Trumpism Without Trump

The 2024 race is showing that the -ism will outlast the man.

An illustration of a lectern with an empty, dotted-line silhouette of Donald Trump standing behind it
Paul Spella / The Atlantic

Updated at 1:43 p.m. ET on February 7, 2023.

Who’s afraid of Donald Trump? Not Nikki Haley, who is reportedly on the verge of announcing a run for the 2024 Republican presidential nomination. Not Ron DeSantis, whose own run seems certain, and who has been agitating the former president to no end. Not Mike Pompeo, who has published the sort of memoir that usually foretells a candidacy, and which criticizes Trump.

Trump is furious about these challenges, especially DeSantis’s. He railed last week against the Florida governor, calling a prospective campaign “very disloyal” and alleging that DeSantis had tearfully “begged” Trump for his endorsement in his first run for governor, in 2018. “It’s not about loyalty,” Trump said. “To me it is; it’s always about loyalty. But for a lot of people, it’s not about that.” The sudden abundance of challengers is richly ironic. Trump, who doesn’t care at all about his party, has improbably remade the GOP in his own image—yet also seems to be losing his personal appeal to its voters.

For years, pundits have discussed the possibility of a Trumpism without Trump, and largely concluded that it was a chimera. As my colleague David Frum wrote in 2020, after Trump lost his reelection bid, “It’s not at all clear that such a thing as Trumpism exists, apart from Donald Trump’s own personality and grudges. Subtract Trump’s resentments and the myth of Trump the business genius and what’s left?” As a result, the odds that another candidate could effectively run on this platform—much less that it could create the organizing basis for an entire political party—seemed very slim.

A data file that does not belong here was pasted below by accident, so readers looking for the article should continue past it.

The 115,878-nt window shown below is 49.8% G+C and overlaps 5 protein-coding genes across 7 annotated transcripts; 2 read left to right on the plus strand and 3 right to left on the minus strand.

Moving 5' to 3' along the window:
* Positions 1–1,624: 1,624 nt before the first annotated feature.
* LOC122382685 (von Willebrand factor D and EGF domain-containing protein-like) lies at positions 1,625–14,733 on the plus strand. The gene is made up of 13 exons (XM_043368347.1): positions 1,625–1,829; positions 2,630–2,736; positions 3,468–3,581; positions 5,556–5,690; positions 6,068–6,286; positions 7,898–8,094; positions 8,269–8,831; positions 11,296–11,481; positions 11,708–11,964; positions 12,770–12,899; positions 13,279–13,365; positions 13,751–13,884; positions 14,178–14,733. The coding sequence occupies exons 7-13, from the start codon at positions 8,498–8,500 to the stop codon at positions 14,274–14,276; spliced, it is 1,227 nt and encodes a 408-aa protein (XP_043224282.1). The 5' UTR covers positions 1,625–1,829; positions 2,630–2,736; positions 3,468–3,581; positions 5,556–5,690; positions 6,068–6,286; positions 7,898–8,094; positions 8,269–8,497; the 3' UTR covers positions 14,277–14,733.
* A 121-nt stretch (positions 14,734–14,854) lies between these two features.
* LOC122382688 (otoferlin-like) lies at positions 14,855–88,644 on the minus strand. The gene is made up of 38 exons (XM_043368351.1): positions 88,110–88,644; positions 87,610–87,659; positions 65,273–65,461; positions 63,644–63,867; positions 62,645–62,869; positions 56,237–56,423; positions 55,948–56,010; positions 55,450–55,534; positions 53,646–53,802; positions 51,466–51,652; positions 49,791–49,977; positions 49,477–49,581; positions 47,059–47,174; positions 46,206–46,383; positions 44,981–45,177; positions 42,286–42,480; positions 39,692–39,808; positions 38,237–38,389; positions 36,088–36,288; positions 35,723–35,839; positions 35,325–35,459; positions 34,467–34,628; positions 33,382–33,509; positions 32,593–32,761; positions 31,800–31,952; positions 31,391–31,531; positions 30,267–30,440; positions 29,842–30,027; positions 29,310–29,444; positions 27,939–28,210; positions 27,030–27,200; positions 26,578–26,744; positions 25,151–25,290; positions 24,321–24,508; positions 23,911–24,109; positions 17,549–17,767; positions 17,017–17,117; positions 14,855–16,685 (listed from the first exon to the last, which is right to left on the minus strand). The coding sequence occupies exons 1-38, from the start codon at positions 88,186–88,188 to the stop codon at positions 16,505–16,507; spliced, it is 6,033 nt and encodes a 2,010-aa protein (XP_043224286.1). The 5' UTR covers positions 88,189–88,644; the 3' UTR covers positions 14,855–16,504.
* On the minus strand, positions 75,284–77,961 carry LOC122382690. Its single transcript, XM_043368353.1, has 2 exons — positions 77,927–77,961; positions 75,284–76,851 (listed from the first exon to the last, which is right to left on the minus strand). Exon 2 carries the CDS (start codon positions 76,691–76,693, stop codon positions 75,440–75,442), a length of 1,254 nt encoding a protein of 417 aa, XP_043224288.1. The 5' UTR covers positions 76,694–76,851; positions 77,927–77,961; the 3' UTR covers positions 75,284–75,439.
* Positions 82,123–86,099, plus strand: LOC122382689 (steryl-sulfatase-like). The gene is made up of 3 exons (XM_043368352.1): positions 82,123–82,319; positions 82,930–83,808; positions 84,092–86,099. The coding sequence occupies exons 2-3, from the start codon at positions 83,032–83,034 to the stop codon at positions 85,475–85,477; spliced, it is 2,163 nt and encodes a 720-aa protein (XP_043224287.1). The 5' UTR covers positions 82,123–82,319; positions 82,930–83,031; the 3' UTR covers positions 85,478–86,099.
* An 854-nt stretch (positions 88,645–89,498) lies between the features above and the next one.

Candidates who had tried to run as Trumpists in competitive elections have largely struggled. The 2018 midterms were a disaster for the GOP, which lost the House and the Senate. Establishment Republicans who tried to emulate Trump, such as Ed Gillespie of Virginia in his 2017 governor’s race, flopped. Trump lost in 2020, and Democrats improbably held on to the Senate after two country-club senators from Georgia tried and failed to don the MAGA mantle.

Yet Trump’s hold on the GOP was plainly still very strong. Infamously, the 2020 Republican National Convention forwent a platform in exchange for promising “that the Republican Party has and will continue to enthusiastically support the President’s America-first agenda.” Even when Trump attempted to overturn a lawful election and incited a violent insurrection, most leaders of his party never left his side, or ran back to it quickly. Those who didn’t were drummed out. Sure, some officials were willing to grumble privately, but that had been true all along.

The case against Trumpism without Trump was compelling: It barely existed, it had been tried and had failed, and his grip on the GOP made a challenge quixotic. All of this logic was sound, and yet it now appears to have been wrong.